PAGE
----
Stick or Twist – The Home Raffle Gamble
We ask Russell Quirk, property expert and head of online estate agent's eMoov to give us the pros and cons of raffling your house.
October 6, 2017
Whether it’s the promotion of an unusual feature, sought after location or the close proximity of a good transport link, UK homeowners are savvy when it comes to making their home stand out from the rest. But despite recent signs that the market is once again beginning to lift, many have found it hard to sell over the last year or so and have had to turn to even more creative ways of getting their sale over the line.
One path that some have chosen is the house raffle and there have been numerous cases of this practice covered extensively within the media, highlighting it as a great way to boost advertising footfall and exceed the current market value of your home.
But it isn’t just those entering that are relying on the luck of the draw. Raffling your house can be a minefield of unforeseen problems that could see the successful sale of your property fold.
The Gambling Commission
Before you even get started with a house raffle, you need to be aware that there are a strict set of rules and regulations you must abide by, as not doing so could result in breaking the law.
Not upsetting the Gambling Commission can be tricky and there is a whole host of things to consider but the initial things to know are: –
- The Gambling Commission only regulates lotteries, not free draws or prize competitions.
- A lottery is where entrants pay an amount for a chance to win based on pure luck. To avoid running an illegal lottery and facing potential legal action, you must have the correct licensing from the Gambling Commission.
- A lottery must also only be run for a good cause, not for personal or commercial gain.
- A free draw or prize competition is not regulated and so either can be run for personal gain, such as exceeding the asking price of a property.
- A free draw, as it suggests on the tin, is where all entries to a completion are free above any cost to enter such as the price of a stamp or phone call.
- So, although like a raffle, you would essentially be giving your house away for free (or the cost of a few stamps).
- The outcome of a prize competition must be dependent on the entrant’s demonstration of a skill, knowledge or judgment.
- The idea is that this barrier to entry should deter a “significant proportion” of people taking part, or of those that do, from winning a prize.
With the above considered, simply advertising a chance to win your house at £2 a ticket with the hope of accumulating a sum above asking price and randomly selecting a winner, will almost certainly see you implicated in the running of an illegal lottery.
If you plan to do so, make sure you contact the Gambling Commission first to ensure you have the correct amount of red tape in place or adapt this concept even further to bring it in line with a prize competition. This could be anything: perhaps challenge each buyer to a Ninja Warrior style assault course at £2 a go, with the quickest time securing the house?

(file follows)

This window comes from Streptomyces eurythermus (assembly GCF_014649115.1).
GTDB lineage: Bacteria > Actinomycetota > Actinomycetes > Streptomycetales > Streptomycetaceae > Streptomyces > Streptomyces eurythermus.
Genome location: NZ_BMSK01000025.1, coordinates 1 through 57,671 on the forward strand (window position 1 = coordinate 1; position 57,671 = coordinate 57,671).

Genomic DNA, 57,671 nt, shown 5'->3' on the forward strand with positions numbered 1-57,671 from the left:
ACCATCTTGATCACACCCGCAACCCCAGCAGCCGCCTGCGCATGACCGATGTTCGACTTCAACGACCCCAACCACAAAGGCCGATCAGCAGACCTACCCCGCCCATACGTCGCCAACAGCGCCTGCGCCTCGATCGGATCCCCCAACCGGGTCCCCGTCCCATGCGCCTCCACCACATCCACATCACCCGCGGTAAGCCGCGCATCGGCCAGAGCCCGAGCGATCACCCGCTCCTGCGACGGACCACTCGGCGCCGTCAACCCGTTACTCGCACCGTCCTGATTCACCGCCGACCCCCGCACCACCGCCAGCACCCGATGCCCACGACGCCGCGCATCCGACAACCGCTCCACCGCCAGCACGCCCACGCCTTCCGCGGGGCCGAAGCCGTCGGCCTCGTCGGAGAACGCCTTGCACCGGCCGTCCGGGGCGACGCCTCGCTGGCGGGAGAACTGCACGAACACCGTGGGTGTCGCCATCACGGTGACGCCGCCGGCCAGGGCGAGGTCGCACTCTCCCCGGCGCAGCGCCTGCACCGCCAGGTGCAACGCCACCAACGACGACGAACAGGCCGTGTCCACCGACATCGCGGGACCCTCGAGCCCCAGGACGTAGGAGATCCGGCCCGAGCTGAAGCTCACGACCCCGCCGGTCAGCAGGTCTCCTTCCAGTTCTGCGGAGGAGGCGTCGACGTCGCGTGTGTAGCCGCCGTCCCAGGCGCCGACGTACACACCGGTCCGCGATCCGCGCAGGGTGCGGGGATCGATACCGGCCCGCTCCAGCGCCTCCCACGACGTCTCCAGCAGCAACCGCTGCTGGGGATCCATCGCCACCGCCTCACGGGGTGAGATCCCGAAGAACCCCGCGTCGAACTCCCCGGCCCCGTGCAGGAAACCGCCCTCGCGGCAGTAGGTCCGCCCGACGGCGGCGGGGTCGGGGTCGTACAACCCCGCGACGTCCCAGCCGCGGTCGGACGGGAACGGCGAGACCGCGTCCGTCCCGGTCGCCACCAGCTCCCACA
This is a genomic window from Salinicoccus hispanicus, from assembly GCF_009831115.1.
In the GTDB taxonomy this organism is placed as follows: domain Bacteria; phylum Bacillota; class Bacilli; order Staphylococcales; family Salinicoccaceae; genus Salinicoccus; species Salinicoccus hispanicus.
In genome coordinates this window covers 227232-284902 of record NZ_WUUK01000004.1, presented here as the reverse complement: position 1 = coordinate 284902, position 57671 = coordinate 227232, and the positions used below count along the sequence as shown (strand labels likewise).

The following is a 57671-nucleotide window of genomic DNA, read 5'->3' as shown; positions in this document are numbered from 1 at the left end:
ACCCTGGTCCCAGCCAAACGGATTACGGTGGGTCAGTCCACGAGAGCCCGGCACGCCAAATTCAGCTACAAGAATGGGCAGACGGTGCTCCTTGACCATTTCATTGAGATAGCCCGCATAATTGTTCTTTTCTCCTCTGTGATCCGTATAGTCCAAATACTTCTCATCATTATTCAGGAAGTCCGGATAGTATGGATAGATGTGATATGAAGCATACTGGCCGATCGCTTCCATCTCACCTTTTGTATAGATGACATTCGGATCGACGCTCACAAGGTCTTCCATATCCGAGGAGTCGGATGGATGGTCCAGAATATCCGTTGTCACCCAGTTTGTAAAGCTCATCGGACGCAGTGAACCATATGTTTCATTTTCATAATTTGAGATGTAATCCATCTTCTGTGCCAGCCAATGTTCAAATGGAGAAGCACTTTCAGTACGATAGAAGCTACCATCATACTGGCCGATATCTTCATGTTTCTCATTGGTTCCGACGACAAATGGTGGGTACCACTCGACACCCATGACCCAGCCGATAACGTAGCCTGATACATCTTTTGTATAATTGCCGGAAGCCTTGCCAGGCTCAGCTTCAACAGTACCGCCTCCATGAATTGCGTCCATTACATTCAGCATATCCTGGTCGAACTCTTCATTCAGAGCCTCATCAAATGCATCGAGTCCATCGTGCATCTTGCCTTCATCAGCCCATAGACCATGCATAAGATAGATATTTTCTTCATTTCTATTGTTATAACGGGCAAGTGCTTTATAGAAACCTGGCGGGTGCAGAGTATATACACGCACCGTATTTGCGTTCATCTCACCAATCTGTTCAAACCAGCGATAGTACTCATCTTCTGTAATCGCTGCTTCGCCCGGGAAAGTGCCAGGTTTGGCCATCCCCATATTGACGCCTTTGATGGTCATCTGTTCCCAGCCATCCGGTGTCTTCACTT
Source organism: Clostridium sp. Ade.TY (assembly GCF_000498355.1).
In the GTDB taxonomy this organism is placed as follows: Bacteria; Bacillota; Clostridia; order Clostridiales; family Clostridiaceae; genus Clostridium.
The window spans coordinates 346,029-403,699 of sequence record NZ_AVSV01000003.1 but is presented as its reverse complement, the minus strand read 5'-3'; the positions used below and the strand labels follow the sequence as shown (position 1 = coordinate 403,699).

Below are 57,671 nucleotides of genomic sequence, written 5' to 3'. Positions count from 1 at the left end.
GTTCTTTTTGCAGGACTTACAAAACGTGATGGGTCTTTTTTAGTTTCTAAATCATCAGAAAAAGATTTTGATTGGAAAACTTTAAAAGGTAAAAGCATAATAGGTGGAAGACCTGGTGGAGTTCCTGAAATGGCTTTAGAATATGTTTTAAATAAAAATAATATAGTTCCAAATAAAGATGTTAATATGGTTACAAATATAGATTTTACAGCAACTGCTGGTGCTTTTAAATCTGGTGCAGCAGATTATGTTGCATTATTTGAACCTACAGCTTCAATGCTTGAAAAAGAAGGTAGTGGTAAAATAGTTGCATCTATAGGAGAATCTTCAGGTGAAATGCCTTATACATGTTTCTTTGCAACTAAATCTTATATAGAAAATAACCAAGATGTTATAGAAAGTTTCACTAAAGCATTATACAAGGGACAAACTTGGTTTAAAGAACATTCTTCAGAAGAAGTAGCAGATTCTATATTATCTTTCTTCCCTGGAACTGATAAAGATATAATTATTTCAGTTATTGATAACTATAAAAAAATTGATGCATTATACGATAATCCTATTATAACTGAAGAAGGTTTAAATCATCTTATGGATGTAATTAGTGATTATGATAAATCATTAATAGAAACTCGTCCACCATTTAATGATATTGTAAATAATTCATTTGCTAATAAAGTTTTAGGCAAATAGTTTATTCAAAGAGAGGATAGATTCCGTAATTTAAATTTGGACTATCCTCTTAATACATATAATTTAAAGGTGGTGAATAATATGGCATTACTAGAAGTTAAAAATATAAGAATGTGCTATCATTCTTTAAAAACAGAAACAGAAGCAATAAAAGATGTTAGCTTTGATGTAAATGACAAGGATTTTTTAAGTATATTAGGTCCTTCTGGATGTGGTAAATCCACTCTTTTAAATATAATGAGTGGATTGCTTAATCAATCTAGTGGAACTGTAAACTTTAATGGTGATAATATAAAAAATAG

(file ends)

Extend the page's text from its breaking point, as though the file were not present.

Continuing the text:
But even with the Gambling Commission satisfied remember with anything of a gambling flavour, there is a risk involved in playing the game itself.
Just because you cause a stir selling your home for “£2” in the tabloids, it doesn’t mean you will sell the desired number of tickets and in some cases, sellers have failed to do so. You may see your property go for £100,000 less than expected, £80,000 less than you would have secured via the traditional method, and still have the obligation of honouring your raffle prize.
Then there’s the potential winner. They might have the £2 laying around to enter, but do they have the finances to pay the legal fees, the stamp duty, the upkeep of the property? This could lead to winner after winner declining the prize and even if you were to pay the stamp duty and legal costs on their behalf, you could see your former home fall into disrepute.
We find a lot of the time at eMoov, that a seller is willing to take a slightly lower offer because they built a rapport with the buyer and knew that the property would be in good hands over years to come.
Raffling a property can be tricky but as with gambling itself, you should only do so if you are in the financial position to do so as there is always the chance you might lose. There’s a difference between throwing a diamond ring in the poker pot because you have another three at home and losing doesn’t matter, to throwing in your mother’s diamond ring that’s a priceless family air loom and one of a kind because you think you have a winning hand.
If the property is buy-to-let and you simply want to shift it, perhaps because of the new stamp duty regulations, then the chance of a loss via a raffle may not be such a big deal to you.
If you are desperate to sell because you need to pay off debts and your family life is relying on a large sum of money, then it probably isn’t worth the risk as you should only ever gamble what you can afford, and never in desperation. In this case, a slightly longer time on the market or slightly lower sold price is a much safer bet. In addition, selling through an online agent such as eMoov could see you sell quicker and for a higher asking price than the high-street, but you won’t pay thousands in commission and we will do all the hard work for you.
Provided by Russell Quirk
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